Where Enshrinement Means More
You’ve watched award shows. The ceremony is reported on television, radio, and newspapers.
It’s a big party.
The great men and women stride to a podium to give thanks and encouragement.
If they have a presenter introducing them, they give a hug, a bro-hug, or handshake. They usually mention people who helped them along the way.
The induction ceremonies are part of sports fans’ must see TV. The only complaints come from those whose guy didn’t get in, didn’t get in with a unanimous vote, or had to wait longer than expected for the honor.
Getting chosen for a hall of fame, any hall of fame, means you played the game better than most. It’s an historical note to a stellar career. People learn about your achievements and the adversity you overcame.
And it lasts forever.
Athletes who make their sport’s hall of fame are finally among peers, the best to ever play. On a national level the greats are household names. Who’s the best basketball player? Football player? The best baseball player? The choices are endless, but there’s enough museum information to back up most opinions.
And that’s what halls of fame are, museums.
If you want to study the best of baseball, go to Cooperstown, New York.
For basketball history fans, it’s Springfield, Massachusetts.
Canton, Ohio is where you worship NFL greats.
The Oregon Sports Hall of Fame is no different than any other museum. Select athletes are nominated, come to the awards ceremony for a speech, and hopefully inspire the audience. Where do sports fans go to review Oregon sports greats and their gear?
To a warehouse in southeast Portland where it’s all packed away. And on the website which reports:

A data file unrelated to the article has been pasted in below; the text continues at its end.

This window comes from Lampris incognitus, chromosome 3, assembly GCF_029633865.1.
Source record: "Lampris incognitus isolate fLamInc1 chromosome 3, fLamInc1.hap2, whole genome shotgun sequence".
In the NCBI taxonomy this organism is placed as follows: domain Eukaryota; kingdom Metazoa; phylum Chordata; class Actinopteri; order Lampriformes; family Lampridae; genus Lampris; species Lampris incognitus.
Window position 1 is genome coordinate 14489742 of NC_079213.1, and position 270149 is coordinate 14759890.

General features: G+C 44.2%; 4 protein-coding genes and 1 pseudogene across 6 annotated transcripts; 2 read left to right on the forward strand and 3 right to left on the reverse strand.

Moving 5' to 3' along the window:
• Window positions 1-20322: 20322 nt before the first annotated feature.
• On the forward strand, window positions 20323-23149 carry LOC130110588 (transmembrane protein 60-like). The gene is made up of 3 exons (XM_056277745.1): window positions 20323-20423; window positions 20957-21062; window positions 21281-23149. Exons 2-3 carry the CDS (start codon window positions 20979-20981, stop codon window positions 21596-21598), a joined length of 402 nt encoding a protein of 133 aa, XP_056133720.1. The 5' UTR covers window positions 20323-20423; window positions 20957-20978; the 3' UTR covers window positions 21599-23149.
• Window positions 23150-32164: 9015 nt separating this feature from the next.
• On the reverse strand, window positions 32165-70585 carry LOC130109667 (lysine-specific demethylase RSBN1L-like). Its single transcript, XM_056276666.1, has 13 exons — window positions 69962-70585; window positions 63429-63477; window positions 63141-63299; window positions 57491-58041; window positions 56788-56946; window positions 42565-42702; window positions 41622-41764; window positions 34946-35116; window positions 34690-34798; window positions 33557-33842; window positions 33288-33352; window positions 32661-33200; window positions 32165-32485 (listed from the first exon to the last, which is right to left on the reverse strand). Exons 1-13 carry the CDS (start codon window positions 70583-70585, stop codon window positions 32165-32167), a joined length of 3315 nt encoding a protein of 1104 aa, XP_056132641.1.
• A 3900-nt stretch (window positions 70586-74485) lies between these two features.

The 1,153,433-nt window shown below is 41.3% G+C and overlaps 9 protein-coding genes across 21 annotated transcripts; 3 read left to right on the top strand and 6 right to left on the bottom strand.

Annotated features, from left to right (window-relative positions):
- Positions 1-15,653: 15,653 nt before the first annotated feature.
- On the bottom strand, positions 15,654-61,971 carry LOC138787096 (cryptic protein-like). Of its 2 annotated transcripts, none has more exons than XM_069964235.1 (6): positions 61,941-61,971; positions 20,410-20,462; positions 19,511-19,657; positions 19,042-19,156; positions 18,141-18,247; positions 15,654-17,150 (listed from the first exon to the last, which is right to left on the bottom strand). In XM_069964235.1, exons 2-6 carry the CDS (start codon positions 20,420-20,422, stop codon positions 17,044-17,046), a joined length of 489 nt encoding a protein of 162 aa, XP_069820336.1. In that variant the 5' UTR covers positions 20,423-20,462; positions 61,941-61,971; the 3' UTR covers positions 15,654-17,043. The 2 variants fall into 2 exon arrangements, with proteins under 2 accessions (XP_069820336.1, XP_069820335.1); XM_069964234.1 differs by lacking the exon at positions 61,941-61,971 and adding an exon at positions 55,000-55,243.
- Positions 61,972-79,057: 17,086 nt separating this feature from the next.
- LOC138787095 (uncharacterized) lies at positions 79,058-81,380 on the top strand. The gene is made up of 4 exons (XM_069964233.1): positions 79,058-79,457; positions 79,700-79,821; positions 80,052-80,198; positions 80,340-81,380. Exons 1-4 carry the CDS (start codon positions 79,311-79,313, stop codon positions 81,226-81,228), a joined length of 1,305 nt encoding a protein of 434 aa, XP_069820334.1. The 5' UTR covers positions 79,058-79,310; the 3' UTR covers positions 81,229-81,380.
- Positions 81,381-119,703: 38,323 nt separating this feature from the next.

“The Hall of Fame is actively seeking new space in the Portland area, with a plan to re-emerge with a sports-themed restaurant and bar partner, as well as with a broadcast partner, as a reinvented historic, cultural and entertainment destination.”
At their core, museums are educational facilities. They merge information and entertainment for the modern visiter who needs more than a ball and a label. They want info-tainmnet with beers and burgers on the syllabus.
The Lucky Lab in Multnomah is no sports bar, but it feels like one when the Oregon Sports News crew gathers, so the marketing part would work. Oregonsportsnews.com also offers partnership ideas through it’s network that includes Oregonlive, Comcast Sportsnet and KGW NewsChannel 8, among others.
This writer looks forward to a new Oregon Sports Hall of Fame where Steve Prefontaine’s shoes and Dale Murphy’s bat have a new home. Where giant images of Oregon State coaches Dale Thomas and Ralph Miller’s smiles warm the room. Where Isaac and Big Suke could do Primetime on location.
Toward that end, why not appeal to the current super stars of Oregon athletics? Ndamukong Suh knows how to give back. Kevin Love might want to join the effort. They are two men at the top of their game who will be future members of many halls of fame.
Why not recruit them now for their high school and college exploits, and explain how their support during this time in their career will start a new era of The Oregon Sports Hall of Fame?
Neither will choose to stay in their team cities of Detroit or Minneapolis over Portland. Who would? Getting on board the new Oregon Sports Hall of Fame sooner instead of later will cement their true Oregonian legacy.
I know a group of sportswriters and podcasters looking for that special hangout.